To his daughter-in-law Anne during her life, the rent of all testator’s wife’s lands and tenements in Litle Brikhyll after his wife’s death, with the remainder to testator’s son John and his heirs.

After legacies and debts are paid, his wife is to have the issues and profits of all his lands and tenements during her life, and after her death they are to go to his son John Spenser and his heirs. Residue to his executors.

Exors, wife Anne, son John, Thomas Dikon, Robert Spenser, the last two to have 20s each for their labour. Witn. Sir Thomas Bamford vicar of Coople, Henry Mannfelt, Thomas Tooth

Will of Anne (Pecke) Spencer

Anne Spencer, widow of Robert Spencer Gent 14 Dec 1524

To be buried in the chapel of Our Lady in Coople church, “next unto my husband”; the the high altar for tythes forgotten 20d; to John Spenser the great brass pot and 2 spits; to Elizabeth his daughter and testator’s god-daughter, testator’s wedding ring, her bright brass pot and the two eared pan; to John Spenser’s daughter Rose a little pot broken of the “brink” [rim] , a pan of 3 gallons and a chafer with one handle; to Agnes Batell the great pot that is broken on the brink and testator’s red girdle that was testator’s aunt Adams. To Robert Hasilden testator’s daughter’s son her best piece, a featherbed, a pair of sheets, a pair of blankets, a red coverlet, and a bolster; to Thomas Hasilden his brother a piece of silver next the best, a featherbed, a red coverlet, a pair of sheets, a pair of blankets and a bolster; to Thomas batell the little piece and a pair of sheets. To each of her son Dikon’s children, that is to say William, Richard, Robert, Nicholas, Frances and Elizabeth, 6s 8d to be paid at convenient leisure; to Thomas Spenser 6s 8d. For the salary of a priest for a year to sing for souls of her husband, herself and all of her friends, 8 marks. John Hatley is to sing one half year, and Thomas Yardy the other, where this is to be her executors shall choose. To Elizabeth Spencer her son’s daughter, testator’s best cow; to Rose her sister, the calf of the cow; to Elizabeth Dycon the other cow; to Palmer’s daughter the other calf; to testator’s daughter Alys all testator’s sheep and the corn in the barn; to Batell one of her ricks; to Gaunt her old black gown; to Gaunt’s daughter a yard of white blanket to make a petticoat; to Johan Piers her kirtle last made; to Johan Frank a smock; to Thomas Dikons £5 of the money testator makes of her crop, if he makes no claim for the rent of Honyden since the death of testator’s husband. Residue to son John to distribute in alms for her soul.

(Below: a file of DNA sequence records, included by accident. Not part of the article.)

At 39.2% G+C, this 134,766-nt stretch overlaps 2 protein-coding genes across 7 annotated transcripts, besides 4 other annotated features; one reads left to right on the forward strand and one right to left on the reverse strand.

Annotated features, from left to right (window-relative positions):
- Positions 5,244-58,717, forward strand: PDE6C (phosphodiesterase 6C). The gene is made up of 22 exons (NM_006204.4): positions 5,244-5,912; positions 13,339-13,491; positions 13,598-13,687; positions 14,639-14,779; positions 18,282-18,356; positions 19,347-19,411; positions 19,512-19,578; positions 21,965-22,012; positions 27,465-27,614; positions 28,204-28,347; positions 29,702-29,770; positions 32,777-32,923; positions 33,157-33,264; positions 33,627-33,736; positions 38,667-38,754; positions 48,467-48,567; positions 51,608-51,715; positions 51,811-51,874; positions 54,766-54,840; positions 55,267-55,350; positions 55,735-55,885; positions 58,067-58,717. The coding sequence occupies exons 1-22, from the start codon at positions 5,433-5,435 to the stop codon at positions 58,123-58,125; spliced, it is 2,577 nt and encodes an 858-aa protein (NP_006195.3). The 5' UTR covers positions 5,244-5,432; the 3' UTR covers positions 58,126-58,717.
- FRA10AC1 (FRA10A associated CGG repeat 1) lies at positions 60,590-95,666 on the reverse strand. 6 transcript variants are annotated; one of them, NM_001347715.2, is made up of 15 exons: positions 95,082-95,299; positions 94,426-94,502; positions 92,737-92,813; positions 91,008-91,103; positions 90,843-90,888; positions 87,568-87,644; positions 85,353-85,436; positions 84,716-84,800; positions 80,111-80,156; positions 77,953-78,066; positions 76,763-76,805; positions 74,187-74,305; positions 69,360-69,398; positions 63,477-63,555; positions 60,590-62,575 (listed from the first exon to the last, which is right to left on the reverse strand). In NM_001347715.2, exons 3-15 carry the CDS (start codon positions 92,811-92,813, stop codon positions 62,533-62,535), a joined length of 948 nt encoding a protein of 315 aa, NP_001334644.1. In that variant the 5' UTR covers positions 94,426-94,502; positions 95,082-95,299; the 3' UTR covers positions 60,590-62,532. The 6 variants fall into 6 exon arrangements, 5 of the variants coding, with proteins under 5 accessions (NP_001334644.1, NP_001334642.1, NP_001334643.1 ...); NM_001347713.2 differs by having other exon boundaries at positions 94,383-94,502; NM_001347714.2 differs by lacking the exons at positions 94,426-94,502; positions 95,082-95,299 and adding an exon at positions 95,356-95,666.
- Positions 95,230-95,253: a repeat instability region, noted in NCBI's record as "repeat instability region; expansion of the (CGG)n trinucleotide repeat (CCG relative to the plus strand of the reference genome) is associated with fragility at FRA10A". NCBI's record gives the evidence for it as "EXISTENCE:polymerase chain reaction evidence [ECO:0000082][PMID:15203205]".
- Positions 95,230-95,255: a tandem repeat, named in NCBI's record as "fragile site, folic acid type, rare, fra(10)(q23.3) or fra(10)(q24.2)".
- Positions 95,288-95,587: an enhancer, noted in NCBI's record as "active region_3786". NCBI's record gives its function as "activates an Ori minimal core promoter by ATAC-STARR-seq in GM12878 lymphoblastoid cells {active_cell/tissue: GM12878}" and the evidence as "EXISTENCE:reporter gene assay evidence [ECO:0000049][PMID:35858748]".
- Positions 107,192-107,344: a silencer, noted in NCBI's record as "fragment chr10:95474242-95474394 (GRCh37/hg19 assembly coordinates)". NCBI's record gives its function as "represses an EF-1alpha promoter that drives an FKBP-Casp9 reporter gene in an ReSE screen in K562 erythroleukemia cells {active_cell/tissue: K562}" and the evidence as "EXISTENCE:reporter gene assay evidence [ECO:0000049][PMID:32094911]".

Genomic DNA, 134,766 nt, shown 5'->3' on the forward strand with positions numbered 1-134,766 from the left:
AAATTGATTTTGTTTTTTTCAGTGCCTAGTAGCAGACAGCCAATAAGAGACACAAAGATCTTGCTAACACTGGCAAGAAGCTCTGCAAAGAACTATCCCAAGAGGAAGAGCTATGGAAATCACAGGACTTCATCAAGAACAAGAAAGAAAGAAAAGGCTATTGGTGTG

Exor. Son John. Witn. Sir Thomas Bamford, Richard Slade, Robert Newman, Robert Hasilden

Secondary Sources

  • Thanks to David Cooper for providing details from the will.
  • "The first mention of the family who give their name to the manor of BRYTVILLES or BIRCHFIELD is in 1166, when Hugh de Bryteville held one knight's fee in Bedfordshire. (fn. 44) Hugh's son William was seised of the property in 1197, (fn. 45) and one of the same name held it in the latter part of the 13th century for half a knight's fee and one-thirteenth part of a knight's fee. (fn. 46) In 1275 John was seised of it, (fn. 47) and by 1286 it had passed to Hugh de Bryteville. (fn. 48) By 1316 it was the property of Hugh's son William, (fn. 49) who held it in 1330–1. (fn. 50) By 1342 Hugh de Bryteville was in possession. (fn. 51) The family continued resident in this parish till the 15th century, William Bryteville, the last member of whom mention has been found, holding there in 1439. (fn. 52) Brytvilles Manor was subsequently alienated to John Spencer of Cople, his son Robert dying seised of the manor in 1521. (fn. 53) The descent of the manor now follows that of Rowlands in Cople (q.v.) (fn. 54)"URL. Date accessed: 25 February 2007."